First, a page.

Archive for March, 2009

I love my Possumdown gear.  Gloves, socks, vest and sweater.  Second best warmth to weight ratio on the planet.  Goose down is first.  This fabric is a merino wool blend.  But it does actually use possum fur and is made in New Zealand using NZ possums.  The link I published for the sweater is no longer img_4387working so I tracked down another place to buy one.  Try here or here.  Considering the exchange rate it comes to about $165 US including shipping.  Since it’s so hard to find and cheaper by about $25 than when I last checked, I’ll be buying another.  possumdowngloves

BPL continues to carry the gloves and socks, although they’re back-ordered.  The Shop New Zealand website linked above has gloves and many other Possumdown options available.

Try the gloves if you don’t want to commit to the sweater without seeing the fabric.  Everyone seems to love these gloves.  Very soft and fluffy.

The breath-ability factor makes the sweater a nice layer for active use.


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I’ll be giving a free presentation on lightweight backpacking at Northwest Nature Shop, 154 Oak St., in Ashland Oregon on Thursday April 2 from 6:30-8:30 PM.  All are welcome from day hikers to experienced backpackers.101_0135

Hope to see you there!

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Another day hike; a little higher this time, but these light weight shoes handled it with ease.  Even when we had to cross an occasional snow drift.

Although I don’t think they are waterproof, they’re water-resistant and at 13 oz. per pair these Hardrocks rock.  

PS  They also come in a Goretex mid version, which of course are waterproof.


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Jayna has wide feet.  But not so very long.  Hard to fit.  And fit is the single most important thing in hiking footwear. img_5152a1 No matter how light it is, if it doesn’t fit properly forget it.  New Balance is known for providing wide sizes and this boot is no exception.  Shown here in a 7.5 4E, the MO1500-GT gets it’s first trail outing.  It fit fine right out of the box.  Goretex provides semi-breathable waterproofness and the Monogusset tongue is new to me.  This tongue is connected on one side all the way to the top of the boot.  This keeps in in place much better than conventional tongue design.  How do they keep thinking of new things for these basic features?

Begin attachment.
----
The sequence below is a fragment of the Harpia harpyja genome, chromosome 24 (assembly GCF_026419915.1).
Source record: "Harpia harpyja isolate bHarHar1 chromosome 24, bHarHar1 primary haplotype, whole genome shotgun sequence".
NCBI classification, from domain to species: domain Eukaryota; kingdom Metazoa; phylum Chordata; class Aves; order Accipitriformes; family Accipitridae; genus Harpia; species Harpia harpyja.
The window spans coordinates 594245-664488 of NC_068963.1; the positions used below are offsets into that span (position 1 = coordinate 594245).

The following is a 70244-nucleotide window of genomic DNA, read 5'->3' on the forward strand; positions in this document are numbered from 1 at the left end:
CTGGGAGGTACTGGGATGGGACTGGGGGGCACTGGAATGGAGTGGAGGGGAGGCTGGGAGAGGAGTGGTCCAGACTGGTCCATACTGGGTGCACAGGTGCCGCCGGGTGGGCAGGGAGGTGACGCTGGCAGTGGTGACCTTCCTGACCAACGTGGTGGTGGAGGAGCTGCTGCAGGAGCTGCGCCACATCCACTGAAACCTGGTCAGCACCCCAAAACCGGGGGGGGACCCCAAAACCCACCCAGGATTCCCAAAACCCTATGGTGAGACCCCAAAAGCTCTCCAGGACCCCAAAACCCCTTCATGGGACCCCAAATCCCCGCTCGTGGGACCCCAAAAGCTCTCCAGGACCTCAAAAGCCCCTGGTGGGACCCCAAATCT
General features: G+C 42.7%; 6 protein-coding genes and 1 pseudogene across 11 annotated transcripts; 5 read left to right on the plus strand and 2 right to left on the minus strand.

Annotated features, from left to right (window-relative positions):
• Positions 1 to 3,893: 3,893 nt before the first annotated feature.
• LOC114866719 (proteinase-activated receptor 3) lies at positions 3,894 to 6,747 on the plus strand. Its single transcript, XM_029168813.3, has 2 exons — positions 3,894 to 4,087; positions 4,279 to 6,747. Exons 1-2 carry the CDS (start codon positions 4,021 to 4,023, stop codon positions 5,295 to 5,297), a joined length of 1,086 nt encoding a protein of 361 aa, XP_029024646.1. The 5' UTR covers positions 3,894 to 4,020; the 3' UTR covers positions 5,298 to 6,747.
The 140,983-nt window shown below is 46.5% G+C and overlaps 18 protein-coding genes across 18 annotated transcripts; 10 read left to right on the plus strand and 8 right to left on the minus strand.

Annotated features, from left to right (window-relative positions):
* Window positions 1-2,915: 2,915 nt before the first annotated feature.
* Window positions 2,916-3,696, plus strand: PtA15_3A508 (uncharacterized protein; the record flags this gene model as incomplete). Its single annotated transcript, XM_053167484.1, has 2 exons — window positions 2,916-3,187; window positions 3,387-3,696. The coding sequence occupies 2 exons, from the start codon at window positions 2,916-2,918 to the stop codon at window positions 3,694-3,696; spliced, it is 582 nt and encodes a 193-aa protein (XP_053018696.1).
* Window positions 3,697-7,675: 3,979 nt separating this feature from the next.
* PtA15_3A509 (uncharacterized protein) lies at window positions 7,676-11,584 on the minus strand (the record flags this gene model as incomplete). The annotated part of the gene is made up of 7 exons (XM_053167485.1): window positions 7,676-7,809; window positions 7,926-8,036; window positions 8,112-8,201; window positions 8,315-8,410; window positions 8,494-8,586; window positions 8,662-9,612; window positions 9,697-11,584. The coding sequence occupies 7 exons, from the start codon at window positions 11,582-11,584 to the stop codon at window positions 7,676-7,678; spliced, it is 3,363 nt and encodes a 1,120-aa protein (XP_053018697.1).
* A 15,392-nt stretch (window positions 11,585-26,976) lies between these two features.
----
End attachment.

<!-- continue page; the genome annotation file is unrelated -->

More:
Reasonably light weight at 23 oz each they will see some duty under a backpack this summer.  img_5149

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After posting  a review for the Hyperflow earlier this year I received more information from MSR regarding the problems I encountered.  It seems they had hyperflow_xlsome faulty elements in a few of their early filters.  Here’s the full text of my first review and the comment MSR posted.                         

In addition to this they have sent me a new filter to try.  Nice customer service!  Today I took it out on the trail for the first time; a day hike just west of Galice, Oregon. 

It does put out some serious volume: 3 liters/minute, nearly 3 times my other filters.  I back flushed it per instructions and re-assembled it for water pumping duty again.  It worked flawlessly.  And the size and weight are exceptional.  Although it needs more testing, my preliminary trial was a resounding success.

So next it goes on a backpacking trip.  I’ll be taking a maintenance kit with small replacement parts for insurance.  Stay tuned.

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img_5106Been wanting to try out these used ultra light poles on the trail ever since I bought them from an online forum.  At 6 oz for the pair they are way lighter than my current favorites, REI’s Peak UL Shocklight, 14.5 oz a pair.img_5092

So here they are on the Mule Mountain trail.  Those are hair bands from Fred Meyer I attached to the small loops on the handles.  I put them around my wrists so I can use my hands without dropping the poles.  These worked pretty good, but sometimes they got caught on the buckbrush where it encrouched on the trail. 

I liked the poles lightness, but missed the traditional strap from my old ones.  With the GG poles I had to actually grip the handle.  With most poles the straps are attached at the top of the grip and loop around your wrist in a way that puts the pressure on your hand so you don’t have to actually grip the pole.  See illustration:art-6-21

So, in this case, heavier is better for me.  If I could attach a strap to the GG poles at the top of the grip, I would prefer them.  Until that happens I’ll stick with my REI UL Shocklights.  Here’s a couple more photos from the hike yesterday.  img_5095


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